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Security Center

Romance Scams Revisited

Posted
03/31/2015
Each year the popularity of online dating increases, the more people become susceptible to online dating scams. Yet, scammers who troll such social sites use the same-old tactics to swindle their victims that they've employed since the inception of internet dating. So, the best way to protect yourself is to understand how the scams work and recognize the signs early. As a refresher on how to avoid online dating scams, here's information we posted last March about romance scams.
 

The Romance Scam

A romance scammer creates a fake profile on legitimate dating sites and social networks. This individual uses bogus pictures and personal information to play on emotional triggers and create a quick bond with his/her victim. The relationship progresses quickly because the scammer feigns genuine interest and presents himself/herself as a thoughtful, loving person looking for a soul mate.  In a relatively short period of time, the scammer will ask that the relationship move away from the website to phone, email or instant message communication.  The scammer will often weave a believable story about traveling or living overseas. Ultimately, once trust is gained, the scammer will ask for financial assistance. He/she could ask for help cashing a check, sending a package, covering travel expenses, paying a bill or bailing someone out of jail. Victims of the romance scam might not only have money stolen from them, but also unknowingly participate in money laundering or shipping stolen merchandise.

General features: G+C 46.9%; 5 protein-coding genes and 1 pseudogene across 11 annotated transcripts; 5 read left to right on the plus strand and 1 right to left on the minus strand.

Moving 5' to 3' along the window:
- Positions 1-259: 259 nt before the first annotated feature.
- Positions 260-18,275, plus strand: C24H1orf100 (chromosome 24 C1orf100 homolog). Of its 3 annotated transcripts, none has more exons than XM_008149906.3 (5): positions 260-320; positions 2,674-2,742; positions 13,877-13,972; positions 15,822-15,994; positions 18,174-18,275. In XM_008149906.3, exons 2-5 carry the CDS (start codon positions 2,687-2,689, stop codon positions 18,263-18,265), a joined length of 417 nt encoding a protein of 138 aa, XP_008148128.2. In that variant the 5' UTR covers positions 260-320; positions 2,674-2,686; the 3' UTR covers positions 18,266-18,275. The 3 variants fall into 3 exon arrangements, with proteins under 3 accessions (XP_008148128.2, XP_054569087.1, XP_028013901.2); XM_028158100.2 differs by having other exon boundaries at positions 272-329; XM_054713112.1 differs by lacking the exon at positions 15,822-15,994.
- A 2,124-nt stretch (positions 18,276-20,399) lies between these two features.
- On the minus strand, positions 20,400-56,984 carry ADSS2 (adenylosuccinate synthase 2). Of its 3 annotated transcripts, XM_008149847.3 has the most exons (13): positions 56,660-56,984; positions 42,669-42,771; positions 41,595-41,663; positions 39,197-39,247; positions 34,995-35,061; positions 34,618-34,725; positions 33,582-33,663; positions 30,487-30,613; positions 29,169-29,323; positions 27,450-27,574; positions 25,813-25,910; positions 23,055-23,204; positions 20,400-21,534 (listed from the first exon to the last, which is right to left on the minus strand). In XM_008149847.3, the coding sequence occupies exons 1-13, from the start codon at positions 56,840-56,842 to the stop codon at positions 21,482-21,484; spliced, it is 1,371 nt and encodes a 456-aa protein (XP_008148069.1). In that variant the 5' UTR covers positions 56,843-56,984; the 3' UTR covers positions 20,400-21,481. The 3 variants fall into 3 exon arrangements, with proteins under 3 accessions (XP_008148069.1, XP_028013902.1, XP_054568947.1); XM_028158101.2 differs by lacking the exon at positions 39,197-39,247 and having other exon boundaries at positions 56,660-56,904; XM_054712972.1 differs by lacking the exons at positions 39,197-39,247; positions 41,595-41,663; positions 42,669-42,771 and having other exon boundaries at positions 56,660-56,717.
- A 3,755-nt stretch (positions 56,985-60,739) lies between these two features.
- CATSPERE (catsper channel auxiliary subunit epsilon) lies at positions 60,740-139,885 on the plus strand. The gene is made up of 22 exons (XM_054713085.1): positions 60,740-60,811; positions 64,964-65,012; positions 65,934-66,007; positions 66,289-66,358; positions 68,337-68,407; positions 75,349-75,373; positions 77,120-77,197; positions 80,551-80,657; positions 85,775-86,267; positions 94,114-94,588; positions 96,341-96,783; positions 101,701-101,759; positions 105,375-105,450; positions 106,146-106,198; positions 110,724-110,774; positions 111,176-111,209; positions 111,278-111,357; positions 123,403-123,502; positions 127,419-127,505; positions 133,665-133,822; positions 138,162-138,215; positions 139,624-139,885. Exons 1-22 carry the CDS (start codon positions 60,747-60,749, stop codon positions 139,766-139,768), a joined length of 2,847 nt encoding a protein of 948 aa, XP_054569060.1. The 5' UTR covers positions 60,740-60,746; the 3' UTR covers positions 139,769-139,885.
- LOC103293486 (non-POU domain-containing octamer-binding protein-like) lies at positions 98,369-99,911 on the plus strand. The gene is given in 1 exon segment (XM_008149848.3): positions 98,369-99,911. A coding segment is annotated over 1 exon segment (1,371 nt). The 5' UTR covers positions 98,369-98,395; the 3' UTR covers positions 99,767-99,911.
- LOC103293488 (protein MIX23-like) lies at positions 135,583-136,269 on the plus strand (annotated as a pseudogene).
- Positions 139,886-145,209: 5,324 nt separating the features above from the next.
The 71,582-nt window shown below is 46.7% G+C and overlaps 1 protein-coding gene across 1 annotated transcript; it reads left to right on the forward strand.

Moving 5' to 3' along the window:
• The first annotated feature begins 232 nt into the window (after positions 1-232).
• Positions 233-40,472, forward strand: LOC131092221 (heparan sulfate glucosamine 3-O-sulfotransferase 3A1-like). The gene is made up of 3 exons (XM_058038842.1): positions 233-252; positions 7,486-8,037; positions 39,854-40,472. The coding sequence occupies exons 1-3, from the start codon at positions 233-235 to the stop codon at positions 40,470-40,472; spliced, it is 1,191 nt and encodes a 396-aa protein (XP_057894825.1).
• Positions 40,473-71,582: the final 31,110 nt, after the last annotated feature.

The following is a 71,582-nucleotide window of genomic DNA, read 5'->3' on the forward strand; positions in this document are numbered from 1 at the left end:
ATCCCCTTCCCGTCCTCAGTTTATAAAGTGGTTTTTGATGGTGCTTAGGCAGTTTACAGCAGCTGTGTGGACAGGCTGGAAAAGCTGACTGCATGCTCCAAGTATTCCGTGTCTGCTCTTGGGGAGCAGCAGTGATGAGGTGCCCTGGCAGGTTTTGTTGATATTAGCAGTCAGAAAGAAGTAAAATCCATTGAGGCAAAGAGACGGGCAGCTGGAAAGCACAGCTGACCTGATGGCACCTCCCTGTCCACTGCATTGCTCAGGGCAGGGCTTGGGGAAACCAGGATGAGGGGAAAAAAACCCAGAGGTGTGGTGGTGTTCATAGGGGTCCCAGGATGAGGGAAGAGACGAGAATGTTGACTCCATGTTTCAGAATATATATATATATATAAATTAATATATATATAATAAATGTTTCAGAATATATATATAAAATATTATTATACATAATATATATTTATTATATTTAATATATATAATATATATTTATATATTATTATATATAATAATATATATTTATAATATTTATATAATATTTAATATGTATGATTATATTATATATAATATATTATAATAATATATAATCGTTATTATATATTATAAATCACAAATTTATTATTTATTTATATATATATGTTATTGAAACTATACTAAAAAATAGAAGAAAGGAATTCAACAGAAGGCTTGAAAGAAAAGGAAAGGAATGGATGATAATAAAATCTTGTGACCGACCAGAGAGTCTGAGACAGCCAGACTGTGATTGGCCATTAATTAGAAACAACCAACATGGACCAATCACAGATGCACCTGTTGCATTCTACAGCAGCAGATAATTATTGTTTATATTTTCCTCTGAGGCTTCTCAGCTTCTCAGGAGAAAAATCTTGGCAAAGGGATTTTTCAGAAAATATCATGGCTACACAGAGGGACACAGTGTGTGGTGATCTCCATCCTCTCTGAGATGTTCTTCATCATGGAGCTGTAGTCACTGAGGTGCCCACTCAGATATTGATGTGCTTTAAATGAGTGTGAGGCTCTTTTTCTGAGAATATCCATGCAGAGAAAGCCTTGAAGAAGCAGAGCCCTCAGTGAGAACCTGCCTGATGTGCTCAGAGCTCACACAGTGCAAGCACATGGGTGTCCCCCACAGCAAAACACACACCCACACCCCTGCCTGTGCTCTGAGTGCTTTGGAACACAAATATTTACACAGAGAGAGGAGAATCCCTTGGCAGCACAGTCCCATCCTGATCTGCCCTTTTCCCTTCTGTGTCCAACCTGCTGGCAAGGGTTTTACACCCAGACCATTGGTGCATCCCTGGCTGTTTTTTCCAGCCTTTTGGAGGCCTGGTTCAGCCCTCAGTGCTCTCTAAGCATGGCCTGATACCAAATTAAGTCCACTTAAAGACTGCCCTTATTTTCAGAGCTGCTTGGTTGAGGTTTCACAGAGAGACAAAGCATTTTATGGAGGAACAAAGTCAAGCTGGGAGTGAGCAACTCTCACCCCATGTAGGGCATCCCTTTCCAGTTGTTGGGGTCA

Warning Signs for Fraudulent Activity

The person you meet online may only be interested in scamming you if he or she:
  • Quickly professes strong feelings of love.
  • Pressures you to leave the website you met through and use more personal forms of communication.
  • Has a picture that looks like it could be from a magazine.
  • Claims to be from the United States, but is traveling or working overseas.
  • Plans to visit you, but never does due to an emergency or tragic event.
  • Asks for money, favors, gifts, or your bank account details and credit card information.
  • Becomes more persistent or desperate if you do not comply with his/her requests immediately.

United Heritage Credit Union’s goal is to educate its members about current scams to help protect them from fraud and identity theft. Awareness is the best defense for preventing this type of crime. If you believe you are a victim of an online scam or have questions regarding suspicious account activity, please contact United Heritage at 512.435.4545, 903.597.7484 or 800.531.2328.

You can also file a complaint with the Internet Crime Complaint Center (IC3), which accepts online internet crime complaints from either the actual victim or from a third party to the complainant. Learn more about IC3 here.